ALBANY — A man who stabbed his pregnant girlfriend to death, and killed her unborn fetus in the process, won’t be prosecuted for the death of the fetus because of a change in New York’s abortion laws.
Assemblyman Brian Manktelow, R-130 of Lyons, said that’s wrong — and, along with a fellow Assembly Republican, is introducing legislation in response.
Manktelow and Assemblyman Michael Reilly, R-62 of South Shore (Staten Island), have announced their intention to introduce legislation to create a first-degree assault charge under the state’s criminal codes if a person “punches, strikes or kicks a pregnant woman with the intent and cause to miscarry the fetus.” If the attack does not result in a miscarriage, the charge would be second-degree assault, the lawmakers said.
The legislation is in response to a case in New York City, where a suspect stabbed his pregnant girlfriend to death. The suspect initially was charged with second-degree abortion, as well as second-degree murder. However, the Queens County District Attorney’s Office dropped the abortion charge because of the recently enacted Reproductive Health Act, signed into law last month, which moves abortion from New York’s criminal codes to its public health umbrella.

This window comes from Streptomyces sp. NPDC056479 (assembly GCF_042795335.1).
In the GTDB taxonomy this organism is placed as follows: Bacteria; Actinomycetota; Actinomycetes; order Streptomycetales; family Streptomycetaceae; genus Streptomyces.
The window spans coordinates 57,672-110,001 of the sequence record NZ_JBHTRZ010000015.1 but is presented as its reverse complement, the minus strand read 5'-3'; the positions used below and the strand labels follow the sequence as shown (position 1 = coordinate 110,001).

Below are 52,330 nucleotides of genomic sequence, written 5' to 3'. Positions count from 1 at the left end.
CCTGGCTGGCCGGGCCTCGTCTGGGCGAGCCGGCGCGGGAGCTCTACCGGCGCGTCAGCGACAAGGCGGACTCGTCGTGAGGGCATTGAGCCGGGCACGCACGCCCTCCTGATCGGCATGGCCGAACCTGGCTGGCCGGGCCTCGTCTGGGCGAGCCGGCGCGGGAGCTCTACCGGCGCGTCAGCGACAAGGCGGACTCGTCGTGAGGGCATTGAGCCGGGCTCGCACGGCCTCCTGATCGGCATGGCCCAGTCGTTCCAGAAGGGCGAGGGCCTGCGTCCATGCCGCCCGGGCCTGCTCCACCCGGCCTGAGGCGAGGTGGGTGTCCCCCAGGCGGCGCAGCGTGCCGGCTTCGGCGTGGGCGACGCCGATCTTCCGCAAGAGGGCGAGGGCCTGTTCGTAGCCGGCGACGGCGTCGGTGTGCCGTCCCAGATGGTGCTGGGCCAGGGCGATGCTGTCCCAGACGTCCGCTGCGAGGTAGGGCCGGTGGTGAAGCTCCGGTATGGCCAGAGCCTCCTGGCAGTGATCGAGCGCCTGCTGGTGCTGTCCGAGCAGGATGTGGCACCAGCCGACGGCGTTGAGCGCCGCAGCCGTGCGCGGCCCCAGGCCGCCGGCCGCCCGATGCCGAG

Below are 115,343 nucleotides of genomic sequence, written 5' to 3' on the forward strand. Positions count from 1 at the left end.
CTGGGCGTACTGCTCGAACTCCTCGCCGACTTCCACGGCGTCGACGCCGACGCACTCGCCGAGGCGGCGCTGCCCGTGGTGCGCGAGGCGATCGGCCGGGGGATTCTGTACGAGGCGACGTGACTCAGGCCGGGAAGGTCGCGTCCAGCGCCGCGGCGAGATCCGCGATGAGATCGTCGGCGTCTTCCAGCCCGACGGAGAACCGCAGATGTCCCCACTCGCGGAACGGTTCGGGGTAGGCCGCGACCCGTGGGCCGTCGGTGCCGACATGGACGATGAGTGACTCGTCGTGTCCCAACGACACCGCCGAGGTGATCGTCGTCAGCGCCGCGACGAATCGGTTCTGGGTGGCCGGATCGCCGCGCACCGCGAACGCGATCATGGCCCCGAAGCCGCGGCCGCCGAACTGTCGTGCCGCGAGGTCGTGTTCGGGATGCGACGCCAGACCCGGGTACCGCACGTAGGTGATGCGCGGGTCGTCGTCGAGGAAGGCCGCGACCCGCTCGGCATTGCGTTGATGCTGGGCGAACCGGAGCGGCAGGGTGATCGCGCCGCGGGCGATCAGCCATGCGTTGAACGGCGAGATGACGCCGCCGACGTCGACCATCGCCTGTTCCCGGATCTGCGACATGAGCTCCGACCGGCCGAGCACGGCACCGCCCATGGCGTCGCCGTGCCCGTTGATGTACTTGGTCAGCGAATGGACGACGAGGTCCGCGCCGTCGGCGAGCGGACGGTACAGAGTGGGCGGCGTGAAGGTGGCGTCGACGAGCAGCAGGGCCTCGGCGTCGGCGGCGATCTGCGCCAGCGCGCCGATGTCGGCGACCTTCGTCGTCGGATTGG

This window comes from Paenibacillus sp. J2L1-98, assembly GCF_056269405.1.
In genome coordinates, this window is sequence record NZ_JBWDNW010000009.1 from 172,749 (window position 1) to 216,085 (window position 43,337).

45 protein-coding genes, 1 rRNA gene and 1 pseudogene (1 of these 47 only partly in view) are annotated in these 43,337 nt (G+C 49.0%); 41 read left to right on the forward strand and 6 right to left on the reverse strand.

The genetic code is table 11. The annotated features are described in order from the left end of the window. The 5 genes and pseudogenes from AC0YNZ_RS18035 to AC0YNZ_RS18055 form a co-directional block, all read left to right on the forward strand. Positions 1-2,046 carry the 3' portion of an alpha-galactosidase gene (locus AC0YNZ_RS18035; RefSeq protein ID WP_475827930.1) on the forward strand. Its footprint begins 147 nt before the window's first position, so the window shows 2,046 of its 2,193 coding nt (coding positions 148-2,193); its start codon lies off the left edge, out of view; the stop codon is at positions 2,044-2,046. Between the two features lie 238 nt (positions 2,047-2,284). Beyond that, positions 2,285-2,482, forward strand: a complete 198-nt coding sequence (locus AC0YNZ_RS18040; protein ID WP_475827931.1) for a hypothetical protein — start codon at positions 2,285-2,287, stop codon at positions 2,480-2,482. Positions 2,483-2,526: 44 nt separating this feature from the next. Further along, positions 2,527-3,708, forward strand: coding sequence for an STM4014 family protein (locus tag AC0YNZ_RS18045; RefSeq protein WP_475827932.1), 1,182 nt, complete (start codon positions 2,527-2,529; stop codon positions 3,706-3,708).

In response, the Manktelow told the New York Post that under the recently enacted Reproductive Health Act, “you can take a life and escape any punishment. … How as a society can you allow that to happen?”
Manktelow said that the Reproductive Health Act has a multitude of issues he has problems with, but one in particular is the “lack of justice for pregnant domestic violence victims beaten to the point of miscarriages. Right now, someone could punch, kick or strike a pregnant woman, fully intending to cause her to miscarry her baby, and simply be charged with something as minimal as harassment. So women can be subjected to forced miscarriages without the law doing anything to bring justice to her, her family or her lost child. It’s as if the baby never existed or mattered but to the mother who lost them, they meant the world.”
Added Reilly: “New Yorkers are starting to see the foolish and unintended impact that hastily passed laws often have. We’re making it difficult for prosecutors to do their job by watering down the penal code, and we’re setting a very dangerous precedent by doing so.”
Reilly said the “intent now is to reinstate provisions to the penal code which would protect victims of domestic abuse and the unborn. I am hopeful that my colleagues on both sides of the chamber see this as a common sense fix for the legislature’s oversight on the matter in the first place.”
Manktelow voted against the Reproductive Health Act, which permits abortions at any stage in a pregnancy should it be deemed that the woman’s life or health are at risk, or if the fetus isn’t viable.
“If women have the right to abort a fetus at any stage in a pregnancy, they should also have the right to carry that child to full term and seek justice against anyone who prevents her from doing so,” Manktelow said.